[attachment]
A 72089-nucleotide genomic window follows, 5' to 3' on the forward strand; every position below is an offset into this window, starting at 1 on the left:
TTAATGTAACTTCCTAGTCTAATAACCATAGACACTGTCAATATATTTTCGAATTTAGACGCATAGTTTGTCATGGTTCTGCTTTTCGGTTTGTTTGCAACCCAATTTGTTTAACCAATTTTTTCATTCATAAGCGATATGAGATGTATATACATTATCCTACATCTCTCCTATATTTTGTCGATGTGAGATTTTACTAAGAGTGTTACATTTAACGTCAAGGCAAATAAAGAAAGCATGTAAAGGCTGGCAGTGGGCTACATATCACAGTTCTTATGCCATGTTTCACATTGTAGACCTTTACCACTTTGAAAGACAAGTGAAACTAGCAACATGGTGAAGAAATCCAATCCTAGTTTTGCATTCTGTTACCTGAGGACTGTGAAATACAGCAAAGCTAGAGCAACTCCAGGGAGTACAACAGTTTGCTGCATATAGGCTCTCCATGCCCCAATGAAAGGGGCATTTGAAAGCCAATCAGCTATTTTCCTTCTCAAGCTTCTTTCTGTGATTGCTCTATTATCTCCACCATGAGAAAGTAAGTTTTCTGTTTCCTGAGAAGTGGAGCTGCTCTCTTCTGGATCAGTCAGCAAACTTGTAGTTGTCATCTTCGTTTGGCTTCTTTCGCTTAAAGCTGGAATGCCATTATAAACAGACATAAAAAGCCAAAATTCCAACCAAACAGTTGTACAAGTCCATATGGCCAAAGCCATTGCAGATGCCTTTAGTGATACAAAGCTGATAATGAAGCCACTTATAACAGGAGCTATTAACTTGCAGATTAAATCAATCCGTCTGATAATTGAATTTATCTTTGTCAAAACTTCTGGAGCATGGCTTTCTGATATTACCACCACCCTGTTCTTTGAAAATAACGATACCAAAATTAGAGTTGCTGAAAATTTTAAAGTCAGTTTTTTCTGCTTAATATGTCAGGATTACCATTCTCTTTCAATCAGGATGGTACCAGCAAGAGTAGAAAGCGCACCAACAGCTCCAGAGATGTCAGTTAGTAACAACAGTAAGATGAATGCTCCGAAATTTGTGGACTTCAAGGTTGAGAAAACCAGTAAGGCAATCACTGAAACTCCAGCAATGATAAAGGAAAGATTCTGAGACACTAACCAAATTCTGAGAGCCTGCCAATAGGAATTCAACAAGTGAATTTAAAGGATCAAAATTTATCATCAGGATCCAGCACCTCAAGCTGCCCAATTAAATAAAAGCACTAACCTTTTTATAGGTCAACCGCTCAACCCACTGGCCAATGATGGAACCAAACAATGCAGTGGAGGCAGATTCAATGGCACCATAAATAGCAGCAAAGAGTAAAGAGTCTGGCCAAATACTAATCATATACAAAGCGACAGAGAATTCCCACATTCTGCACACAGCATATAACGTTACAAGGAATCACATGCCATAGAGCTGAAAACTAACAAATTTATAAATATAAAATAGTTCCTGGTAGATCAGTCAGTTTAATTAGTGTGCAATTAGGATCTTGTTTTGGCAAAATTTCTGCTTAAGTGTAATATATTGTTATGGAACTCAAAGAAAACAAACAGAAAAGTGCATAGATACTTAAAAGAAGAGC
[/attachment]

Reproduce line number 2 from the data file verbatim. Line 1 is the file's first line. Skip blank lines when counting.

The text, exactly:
TTAATGTAACTTCCTAGTCTAATAACCATAGACACTGTCAATATATTTTCGAATTTAGACGCATAGTTTGTCATGGTTCTGCTTTTCGGTTTGTTTGCAACCCAATTTGTTTAACCAATTTTTTCATTCATAAGCGATATGAGATGTATATACATTATCCTACATCTCTCCTATATTTTGTCGATGTGAGATTTTACTAAGAGTGTTACATTTAACGTCAAGGCAAATAAAGAAAGCATGTAAAGGCTGGCAGTGGGCTACATATCACAGTTCTTATGCCATGTTTCACATTGTAGACCTTTACCACTTTGAAAGACAAGTGAAACTAGCAACATGGTGAAGAAATCCAATCCTAGTTTTGCATTCTGTTACCTGAGGACTGTGAAATACAGCAAAGCTAGAGCAACTCCAGGGAGTACAACAGTTTGCTGCATATAGGCTCTCCATGCCCCAATGAAAGGGGCATTTGAAAGCCAATCAGCTATTTTCCTTCTCAAGCTTCTTTCTGTGATTGCTCTATTATCTCCACCATGAGAAAGTAAGTTTTCTGTTTCCTGAGAAGTGGAGCTGCTCTCTTCTGGATCAGTCAGCAAACTTGTAGTTGTCATCTTCGTTTGGCTTCTTTCGCTTAAAGCTGGAATGCCATTATAAACAGACATAAAAAGCCAAAATTCCAACCAAACAGTTGTACAAGTCCATATGGCCAAAGCCATTGCAGATGCCTTTAGTGATACAAAGCTGATAATGAAGCCACTTATAACAGGAGCTATTAACTTGCAGATTAAATCAATCCGTCTGATAATTGAATTTATCTTTGTCAAAACTTCTGGAGCATGGCTTTCTGATATTACCACCACCCTGTTCTTTGAAAATAACGATACCAAAATTAGAGTTGCTGAAAATTTTAAAGTCAGTTTTTTCTGCTTAATATGTCAGGATTACCATTCTCTTTCAATCAGGATGGTACCAGCAAGAGTAGAAAGCGCACCAACAGCTCCAGAGATGTCAGTTAGTAACAACAGTAAGATGAATGCTCCGAAATTTGTGGACTTCAAGGTTGAGAAAACCAGTAAGGCAATCACTGAAACTCCAGCAATGATAAAGGAAAGATTCTGAGACACTAACCAAATTCTGAGAGCCTGCCAATAGGAATTCAACAAGTGAATTTAAAGGATCAAAATTTATCATCAGGATCCAGCACCTCAAGCTGCCCAATTAAATAAAAGCACTAACCTTTTTATAGGTCAACCGCTCAACCCACTGGCCAATGATGGAACCAAACAATGCAGTGGAGGCAGATTCAATGGCACCATAAATAGCAGCAAAGAGTAAAGAGTCTGGCCAAATACTAATCATATACAAAGCGACAGAGAATTCCCACATTCTGCACACAGCATATAACGTTACAAGGAATCACATGCCATAGAGCTGAAAACTAACAAATTTATAAATATAAAATAGTTCCTGGTAGATCAGTCAGTTTAATTAGTGTGCAATTAGGATCTTGTTTTGGCAAAATTTCTGCTTAAGTGTAATATATTGTTATGGAACTCAAAGAAAACAAACAGAAAAGTGCATAGATACTTAAAAGAAGAGC